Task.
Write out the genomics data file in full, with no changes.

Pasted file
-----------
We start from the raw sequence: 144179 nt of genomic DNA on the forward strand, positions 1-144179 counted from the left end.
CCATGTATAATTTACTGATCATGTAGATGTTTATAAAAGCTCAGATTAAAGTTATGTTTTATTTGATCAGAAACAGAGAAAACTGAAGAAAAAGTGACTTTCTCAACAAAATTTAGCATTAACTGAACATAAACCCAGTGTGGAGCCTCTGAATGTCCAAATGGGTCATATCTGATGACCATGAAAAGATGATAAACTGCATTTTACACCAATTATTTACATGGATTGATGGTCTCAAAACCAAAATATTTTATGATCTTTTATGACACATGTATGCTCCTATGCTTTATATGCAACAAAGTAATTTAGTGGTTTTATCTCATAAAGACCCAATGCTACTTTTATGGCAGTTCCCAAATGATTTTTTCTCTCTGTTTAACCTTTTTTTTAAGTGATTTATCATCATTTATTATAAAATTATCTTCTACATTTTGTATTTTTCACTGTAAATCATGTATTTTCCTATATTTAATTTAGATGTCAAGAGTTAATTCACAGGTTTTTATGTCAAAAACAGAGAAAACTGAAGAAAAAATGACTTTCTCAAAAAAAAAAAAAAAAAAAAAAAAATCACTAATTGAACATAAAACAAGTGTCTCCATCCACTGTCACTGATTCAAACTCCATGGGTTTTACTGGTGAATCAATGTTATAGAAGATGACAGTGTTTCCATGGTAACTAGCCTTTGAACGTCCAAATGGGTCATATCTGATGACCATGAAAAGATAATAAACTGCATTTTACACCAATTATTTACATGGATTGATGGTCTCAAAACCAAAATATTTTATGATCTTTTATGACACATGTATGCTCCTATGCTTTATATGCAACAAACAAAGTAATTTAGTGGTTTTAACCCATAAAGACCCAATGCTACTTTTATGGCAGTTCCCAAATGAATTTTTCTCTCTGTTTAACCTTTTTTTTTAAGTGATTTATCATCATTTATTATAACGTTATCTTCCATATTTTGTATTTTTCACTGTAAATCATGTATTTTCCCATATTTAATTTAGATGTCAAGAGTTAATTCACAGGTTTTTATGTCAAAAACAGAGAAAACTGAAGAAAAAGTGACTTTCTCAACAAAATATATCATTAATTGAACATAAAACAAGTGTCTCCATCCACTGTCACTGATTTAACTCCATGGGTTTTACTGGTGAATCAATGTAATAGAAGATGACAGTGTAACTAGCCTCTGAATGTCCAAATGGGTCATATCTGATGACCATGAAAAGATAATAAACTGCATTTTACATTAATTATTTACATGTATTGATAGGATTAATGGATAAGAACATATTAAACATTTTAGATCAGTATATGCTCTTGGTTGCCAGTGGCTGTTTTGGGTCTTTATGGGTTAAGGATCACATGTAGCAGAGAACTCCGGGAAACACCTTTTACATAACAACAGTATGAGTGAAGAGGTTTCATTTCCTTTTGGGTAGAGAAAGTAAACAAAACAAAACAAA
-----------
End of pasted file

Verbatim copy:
We start from the raw sequence: 144179 nt of genomic DNA on the forward strand, positions 1-144179 counted from the left end.
CCATGTATAATTTACTGATCATGTAGATGTTTATAAAAGCTCAGATTAAAGTTATGTTTTATTTGATCAGAAACAGAGAAAACTGAAGAAAAAGTGACTTTCTCAACAAAATTTAGCATTAACTGAACATAAACCCAGTGTGGAGCCTCTGAATGTCCAAATGGGTCATATCTGATGACCATGAAAAGATGATAAACTGCATTTTACACCAATTATTTACATGGATTGATGGTCTCAAAACCAAAATATTTTATGATCTTTTATGACACATGTATGCTCCTATGCTTTATATGCAACAAAGTAATTTAGTGGTTTTATCTCATAAAGACCCAATGCTACTTTTATGGCAGTTCCCAAATGATTTTTTCTCTCTGTTTAACCTTTTTTTTAAGTGATTTATCATCATTTATTATAAAATTATCTTCTACATTTTGTATTTTTCACTGTAAATCATGTATTTTCCTATATTTAATTTAGATGTCAAGAGTTAATTCACAGGTTTTTATGTCAAAAACAGAGAAAACTGAAGAAAAAATGACTTTCTCAAAAAAAAAAAAAAAAAAAAAAAAATCACTAATTGAACATAAAACAAGTGTCTCCATCCACTGTCACTGATTCAAACTCCATGGGTTTTACTGGTGAATCAATGTTATAGAAGATGACAGTGTTTCCATGGTAACTAGCCTTTGAACGTCCAAATGGGTCATATCTGATGACCATGAAAAGATAATAAACTGCATTTTACACCAATTATTTACATGGATTGATGGTCTCAAAACCAAAATATTTTATGATCTTTTATGACACATGTATGCTCCTATGCTTTATATGCAACAAACAAAGTAATTTAGTGGTTTTAACCCATAAAGACCCAATGCTACTTTTATGGCAGTTCCCAAATGAATTTTTCTCTCTGTTTAACCTTTTTTTTTAAGTGATTTATCATCATTTATTATAACGTTATCTTCCATATTTTGTATTTTTCACTGTAAATCATGTATTTTCCCATATTTAATTTAGATGTCAAGAGTTAATTCACAGGTTTTTATGTCAAAAACAGAGAAAACTGAAGAAAAAGTGACTTTCTCAACAAAATATATCATTAATTGAACATAAAACAAGTGTCTCCATCCACTGTCACTGATTTAACTCCATGGGTTTTACTGGTGAATCAATGTAATAGAAGATGACAGTGTAACTAGCCTCTGAATGTCCAAATGGGTCATATCTGATGACCATGAAAAGATAATAAACTGCATTTTACATTAATTATTTACATGTATTGATAGGATTAATGGATAAGAACATATTAAACATTTTAGATCAGTATATGCTCTTGGTTGCCAGTGGCTGTTTTGGGTCTTTATGGGTTAAGGATCACATGTAGCAGAGAACTCCGGGAAACACCTTTTACATAACAACAGTATGAGTGAAGAGGTTTCATTTCCTTTTGGGTAGAGAAAGTAAACAAAACAAAACAAA